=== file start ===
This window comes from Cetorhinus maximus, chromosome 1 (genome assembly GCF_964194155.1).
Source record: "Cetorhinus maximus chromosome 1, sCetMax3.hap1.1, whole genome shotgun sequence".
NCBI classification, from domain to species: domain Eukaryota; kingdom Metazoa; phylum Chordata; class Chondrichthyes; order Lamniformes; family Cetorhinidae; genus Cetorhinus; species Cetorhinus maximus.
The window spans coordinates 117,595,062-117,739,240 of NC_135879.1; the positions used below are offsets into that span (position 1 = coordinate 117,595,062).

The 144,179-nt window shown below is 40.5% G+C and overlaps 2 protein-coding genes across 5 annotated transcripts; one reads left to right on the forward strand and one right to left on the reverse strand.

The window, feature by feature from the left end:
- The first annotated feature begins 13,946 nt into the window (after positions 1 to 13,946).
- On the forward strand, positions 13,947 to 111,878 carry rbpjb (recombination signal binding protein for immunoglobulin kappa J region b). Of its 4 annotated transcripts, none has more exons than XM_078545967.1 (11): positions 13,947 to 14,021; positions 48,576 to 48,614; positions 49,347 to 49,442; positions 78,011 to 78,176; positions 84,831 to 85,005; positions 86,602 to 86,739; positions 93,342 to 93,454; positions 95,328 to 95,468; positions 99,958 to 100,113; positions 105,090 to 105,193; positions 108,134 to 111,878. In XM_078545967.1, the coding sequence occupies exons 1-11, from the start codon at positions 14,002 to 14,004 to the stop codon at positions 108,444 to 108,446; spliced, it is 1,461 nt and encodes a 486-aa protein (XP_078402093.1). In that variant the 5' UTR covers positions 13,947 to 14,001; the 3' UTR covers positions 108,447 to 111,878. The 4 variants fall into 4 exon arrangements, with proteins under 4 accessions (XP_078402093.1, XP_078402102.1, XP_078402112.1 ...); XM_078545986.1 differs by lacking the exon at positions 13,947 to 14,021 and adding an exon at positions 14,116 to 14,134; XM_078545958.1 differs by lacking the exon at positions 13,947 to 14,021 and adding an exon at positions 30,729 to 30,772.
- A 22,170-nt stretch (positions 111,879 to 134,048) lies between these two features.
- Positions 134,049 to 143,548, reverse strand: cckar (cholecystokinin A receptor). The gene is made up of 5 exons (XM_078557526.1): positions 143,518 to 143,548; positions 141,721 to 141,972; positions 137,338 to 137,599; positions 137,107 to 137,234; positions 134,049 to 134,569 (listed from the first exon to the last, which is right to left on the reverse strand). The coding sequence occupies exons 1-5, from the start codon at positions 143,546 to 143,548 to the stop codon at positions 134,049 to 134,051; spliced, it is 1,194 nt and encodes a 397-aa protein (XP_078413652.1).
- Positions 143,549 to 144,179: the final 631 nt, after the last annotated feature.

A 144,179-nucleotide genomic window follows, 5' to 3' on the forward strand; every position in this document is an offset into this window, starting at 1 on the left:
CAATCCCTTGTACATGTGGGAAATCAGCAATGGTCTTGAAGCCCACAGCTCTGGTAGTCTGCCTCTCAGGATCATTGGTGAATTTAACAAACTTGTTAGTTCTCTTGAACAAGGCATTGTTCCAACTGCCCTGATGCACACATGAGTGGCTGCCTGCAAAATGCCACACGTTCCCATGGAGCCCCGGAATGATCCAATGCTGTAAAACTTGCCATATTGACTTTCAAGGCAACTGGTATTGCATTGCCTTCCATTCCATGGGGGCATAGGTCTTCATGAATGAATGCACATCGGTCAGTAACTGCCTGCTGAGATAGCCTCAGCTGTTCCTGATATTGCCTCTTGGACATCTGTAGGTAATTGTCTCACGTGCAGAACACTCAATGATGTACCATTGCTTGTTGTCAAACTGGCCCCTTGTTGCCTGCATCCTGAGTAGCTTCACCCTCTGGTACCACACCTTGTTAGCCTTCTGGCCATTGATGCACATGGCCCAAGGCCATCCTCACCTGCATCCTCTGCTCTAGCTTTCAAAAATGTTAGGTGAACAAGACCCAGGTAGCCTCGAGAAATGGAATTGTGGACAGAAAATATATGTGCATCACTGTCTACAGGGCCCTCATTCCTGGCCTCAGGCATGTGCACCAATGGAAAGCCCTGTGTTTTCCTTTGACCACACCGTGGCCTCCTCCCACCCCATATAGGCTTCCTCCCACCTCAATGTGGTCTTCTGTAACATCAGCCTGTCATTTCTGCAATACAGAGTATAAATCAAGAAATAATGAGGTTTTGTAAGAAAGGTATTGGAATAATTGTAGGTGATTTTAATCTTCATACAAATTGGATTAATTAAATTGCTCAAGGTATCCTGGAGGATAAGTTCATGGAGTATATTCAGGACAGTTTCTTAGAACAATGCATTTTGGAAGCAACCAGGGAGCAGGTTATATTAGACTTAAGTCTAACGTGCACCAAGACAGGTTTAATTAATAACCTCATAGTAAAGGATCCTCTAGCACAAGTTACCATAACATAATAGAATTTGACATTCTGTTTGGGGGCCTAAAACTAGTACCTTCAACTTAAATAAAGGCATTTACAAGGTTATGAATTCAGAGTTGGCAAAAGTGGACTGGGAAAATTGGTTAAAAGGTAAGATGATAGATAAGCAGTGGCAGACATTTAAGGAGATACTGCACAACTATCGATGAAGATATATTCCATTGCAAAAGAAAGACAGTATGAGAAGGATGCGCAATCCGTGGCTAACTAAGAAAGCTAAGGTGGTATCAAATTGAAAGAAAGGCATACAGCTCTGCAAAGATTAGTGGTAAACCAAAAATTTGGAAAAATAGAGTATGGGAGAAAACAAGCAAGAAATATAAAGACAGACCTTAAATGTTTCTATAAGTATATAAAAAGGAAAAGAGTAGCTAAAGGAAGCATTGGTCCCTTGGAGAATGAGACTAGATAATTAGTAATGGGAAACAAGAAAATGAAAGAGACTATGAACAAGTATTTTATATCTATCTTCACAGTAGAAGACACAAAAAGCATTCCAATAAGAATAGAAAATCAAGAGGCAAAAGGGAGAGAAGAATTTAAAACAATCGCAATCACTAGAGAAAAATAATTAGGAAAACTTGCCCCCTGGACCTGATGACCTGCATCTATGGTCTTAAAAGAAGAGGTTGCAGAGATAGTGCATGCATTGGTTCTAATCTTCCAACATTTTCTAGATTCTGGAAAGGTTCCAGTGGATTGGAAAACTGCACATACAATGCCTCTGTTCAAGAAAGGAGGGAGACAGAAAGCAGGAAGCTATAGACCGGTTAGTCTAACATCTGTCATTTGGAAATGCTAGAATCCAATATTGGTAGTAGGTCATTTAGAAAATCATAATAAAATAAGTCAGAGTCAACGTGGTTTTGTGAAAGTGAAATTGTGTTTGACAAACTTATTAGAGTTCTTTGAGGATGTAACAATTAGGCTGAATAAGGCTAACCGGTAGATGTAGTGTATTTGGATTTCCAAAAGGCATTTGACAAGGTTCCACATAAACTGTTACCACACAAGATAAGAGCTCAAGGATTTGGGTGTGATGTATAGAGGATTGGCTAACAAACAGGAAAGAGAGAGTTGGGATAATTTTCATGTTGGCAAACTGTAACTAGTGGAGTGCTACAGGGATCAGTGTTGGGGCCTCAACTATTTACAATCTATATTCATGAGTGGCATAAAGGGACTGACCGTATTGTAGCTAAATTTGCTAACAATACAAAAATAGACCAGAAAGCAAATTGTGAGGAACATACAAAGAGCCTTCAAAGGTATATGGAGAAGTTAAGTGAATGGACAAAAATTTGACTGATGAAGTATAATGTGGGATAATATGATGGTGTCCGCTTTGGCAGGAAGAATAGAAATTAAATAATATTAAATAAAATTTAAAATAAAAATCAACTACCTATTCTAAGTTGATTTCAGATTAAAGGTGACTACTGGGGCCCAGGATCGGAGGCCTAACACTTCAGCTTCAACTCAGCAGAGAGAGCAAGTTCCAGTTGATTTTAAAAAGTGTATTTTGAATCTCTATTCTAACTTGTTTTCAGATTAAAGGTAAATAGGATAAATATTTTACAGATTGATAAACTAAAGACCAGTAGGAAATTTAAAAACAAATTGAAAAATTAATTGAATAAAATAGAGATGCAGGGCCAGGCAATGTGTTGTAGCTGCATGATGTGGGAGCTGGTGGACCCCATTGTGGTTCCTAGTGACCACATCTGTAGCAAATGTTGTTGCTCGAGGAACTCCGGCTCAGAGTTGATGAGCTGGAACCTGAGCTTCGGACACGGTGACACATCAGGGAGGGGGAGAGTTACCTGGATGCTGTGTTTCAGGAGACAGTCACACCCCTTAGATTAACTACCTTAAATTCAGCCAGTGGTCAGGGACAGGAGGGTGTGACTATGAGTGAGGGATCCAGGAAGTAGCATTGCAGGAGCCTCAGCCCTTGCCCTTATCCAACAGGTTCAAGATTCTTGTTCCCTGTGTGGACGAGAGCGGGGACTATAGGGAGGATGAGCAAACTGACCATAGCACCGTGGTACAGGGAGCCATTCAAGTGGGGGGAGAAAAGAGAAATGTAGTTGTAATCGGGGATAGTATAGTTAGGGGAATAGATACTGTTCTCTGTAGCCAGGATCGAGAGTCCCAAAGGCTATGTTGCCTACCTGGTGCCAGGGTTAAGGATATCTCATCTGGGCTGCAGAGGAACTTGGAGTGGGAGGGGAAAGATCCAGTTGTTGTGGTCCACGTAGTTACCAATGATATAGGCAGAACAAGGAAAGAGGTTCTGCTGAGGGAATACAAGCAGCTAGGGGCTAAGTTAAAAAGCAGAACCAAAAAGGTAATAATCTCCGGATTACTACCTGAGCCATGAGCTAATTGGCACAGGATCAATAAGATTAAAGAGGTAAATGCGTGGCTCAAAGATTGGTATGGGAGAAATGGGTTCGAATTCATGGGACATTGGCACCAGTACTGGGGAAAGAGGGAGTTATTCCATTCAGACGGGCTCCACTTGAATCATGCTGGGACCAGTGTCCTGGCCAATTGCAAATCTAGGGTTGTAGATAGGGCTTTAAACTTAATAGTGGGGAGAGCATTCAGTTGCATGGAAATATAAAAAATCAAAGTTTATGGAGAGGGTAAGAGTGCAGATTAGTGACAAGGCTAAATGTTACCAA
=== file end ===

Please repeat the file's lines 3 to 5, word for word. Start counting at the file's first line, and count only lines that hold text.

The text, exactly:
NCBI classification, from domain to species: domain Eukaryota; kingdom Metazoa; phylum Chordata; class Chondrichthyes; order Lamniformes; family Cetorhinidae; genus Cetorhinus; species Cetorhinus maximus.
The window spans coordinates 117,595,062-117,739,240 of NC_135879.1; the positions used below are offsets into that span (position 1 = coordinate 117,595,062).

The 144,179-nt window shown below is 40.5% G+C and overlaps 2 protein-coding genes across 5 annotated transcripts; one reads left to right on the forward strand and one right to left on the reverse strand.